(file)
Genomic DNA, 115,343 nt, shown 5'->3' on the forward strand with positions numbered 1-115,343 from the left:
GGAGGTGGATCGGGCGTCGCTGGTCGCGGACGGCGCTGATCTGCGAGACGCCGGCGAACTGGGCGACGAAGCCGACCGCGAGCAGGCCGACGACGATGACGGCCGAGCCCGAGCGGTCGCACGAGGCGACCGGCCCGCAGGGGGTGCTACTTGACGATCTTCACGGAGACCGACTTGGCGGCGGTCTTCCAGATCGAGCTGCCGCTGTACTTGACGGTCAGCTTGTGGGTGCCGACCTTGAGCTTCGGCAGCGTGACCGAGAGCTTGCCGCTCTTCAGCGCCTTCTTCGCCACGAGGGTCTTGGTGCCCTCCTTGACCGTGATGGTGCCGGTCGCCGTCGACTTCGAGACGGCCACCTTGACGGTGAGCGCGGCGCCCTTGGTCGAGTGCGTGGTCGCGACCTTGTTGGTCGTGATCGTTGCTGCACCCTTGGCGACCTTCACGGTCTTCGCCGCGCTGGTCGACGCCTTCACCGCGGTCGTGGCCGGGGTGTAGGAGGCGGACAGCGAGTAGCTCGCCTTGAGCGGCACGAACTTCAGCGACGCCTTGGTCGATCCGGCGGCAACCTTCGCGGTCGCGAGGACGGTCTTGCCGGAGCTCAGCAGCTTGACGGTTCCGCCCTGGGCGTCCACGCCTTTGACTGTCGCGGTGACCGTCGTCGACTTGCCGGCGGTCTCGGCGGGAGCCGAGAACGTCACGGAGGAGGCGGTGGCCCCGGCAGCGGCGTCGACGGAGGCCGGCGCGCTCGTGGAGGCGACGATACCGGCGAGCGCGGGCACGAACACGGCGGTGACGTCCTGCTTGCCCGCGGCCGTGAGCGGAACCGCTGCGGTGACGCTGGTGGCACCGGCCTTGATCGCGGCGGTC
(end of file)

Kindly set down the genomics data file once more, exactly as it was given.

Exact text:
Genomic DNA, 115,343 nt, shown 5'->3' on the forward strand with positions numbered 1-115,343 from the left:
GGAGGTGGATCGGGCGTCGCTGGTCGCGGACGGCGCTGATCTGCGAGACGCCGGCGAACTGGGCGACGAAGCCGACCGCGAGCAGGCCGACGACGATGACGGCCGAGCCCGAGCGGTCGCACGAGGCGACCGGCCCGCAGGGGGTGCTACTTGACGATCTTCACGGAGACCGACTTGGCGGCGGTCTTCCAGATCGAGCTGCCGCTGTACTTGACGGTCAGCTTGTGGGTGCCGACCTTGAGCTTCGGCAGCGTGACCGAGAGCTTGCCGCTCTTCAGCGCCTTCTTCGCCACGAGGGTCTTGGTGCCCTCCTTGACCGTGATGGTGCCGGTCGCCGTCGACTTCGAGACGGCCACCTTGACGGTGAGCGCGGCGCCCTTGGTCGAGTGCGTGGTCGCGACCTTGTTGGTCGTGATCGTTGCTGCACCCTTGGCGACCTTCACGGTCTTCGCCGCGCTGGTCGACGCCTTCACCGCGGTCGTGGCCGGGGTGTAGGAGGCGGACAGCGAGTAGCTCGCCTTGAGCGGCACGAACTTCAGCGACGCCTTGGTCGATCCGGCGGCAACCTTCGCGGTCGCGAGGACGGTCTTGCCGGAGCTCAGCAGCTTGACGGTTCCGCCCTGGGCGTCCACGCCTTTGACTGTCGCGGTGACCGTCGTCGACTTGCCGGCGGTCTCGGCGGGAGCCGAGAACGTCACGGAGGAGGCGGTGGCCCCGGCAGCGGCGTCGACGGAGGCCGGCGCGCTCGTGGAGGCGACGATACCGGCGAGCGCGGGCACGAACACGGCGGTGACGTCCTGCTTGCCCGCGGCCGTGAGCGGAACCGCTGCGGTGACGCTGGTGGCACCGGCCTTGATCGCGGCGGTC